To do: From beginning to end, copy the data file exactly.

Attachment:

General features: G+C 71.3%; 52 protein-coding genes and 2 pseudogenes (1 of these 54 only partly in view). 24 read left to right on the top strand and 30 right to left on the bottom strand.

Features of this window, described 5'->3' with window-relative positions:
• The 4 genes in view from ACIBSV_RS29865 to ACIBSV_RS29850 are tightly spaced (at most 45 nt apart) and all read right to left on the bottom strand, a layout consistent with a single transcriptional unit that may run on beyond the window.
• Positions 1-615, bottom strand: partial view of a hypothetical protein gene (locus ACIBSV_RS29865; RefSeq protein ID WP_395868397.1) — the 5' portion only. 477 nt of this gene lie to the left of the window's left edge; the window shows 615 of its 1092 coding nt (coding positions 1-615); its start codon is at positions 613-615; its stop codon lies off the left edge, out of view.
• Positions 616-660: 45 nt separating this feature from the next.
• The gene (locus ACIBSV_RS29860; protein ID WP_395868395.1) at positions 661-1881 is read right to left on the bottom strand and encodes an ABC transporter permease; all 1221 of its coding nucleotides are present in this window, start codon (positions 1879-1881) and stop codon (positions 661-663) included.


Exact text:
General features: G+C 71.3%; 52 protein-coding genes and 2 pseudogenes (1 of these 54 only partly in view). 24 read left to right on the top strand and 30 right to left on the bottom strand.

Features of this window, described 5'->3' with window-relative positions:
• The 4 genes in view from ACIBSV_RS29865 to ACIBSV_RS29850 are tightly spaced (at most 45 nt apart) and all read right to left on the bottom strand, a layout consistent with a single transcriptional unit that may run on beyond the window.
• Positions 1-615, bottom strand: partial view of a hypothetical protein gene (locus ACIBSV_RS29865; RefSeq protein ID WP_395868397.1) — the 5' portion only. 477 nt of this gene lie to the left of the window's left edge; the window shows 615 of its 1092 coding nt (coding positions 1-615); its start codon is at positions 613-615; its stop codon lies off the left edge, out of view.
• Positions 616-660: 45 nt separating this feature from the next.
• The gene (locus ACIBSV_RS29860; protein ID WP_395868395.1) at positions 661-1881 is read right to left on the bottom strand and encodes an ABC transporter permease; all 1221 of its coding nucleotides are present in this window, start codon (positions 1879-1881) and stop codon (positions 661-663) included.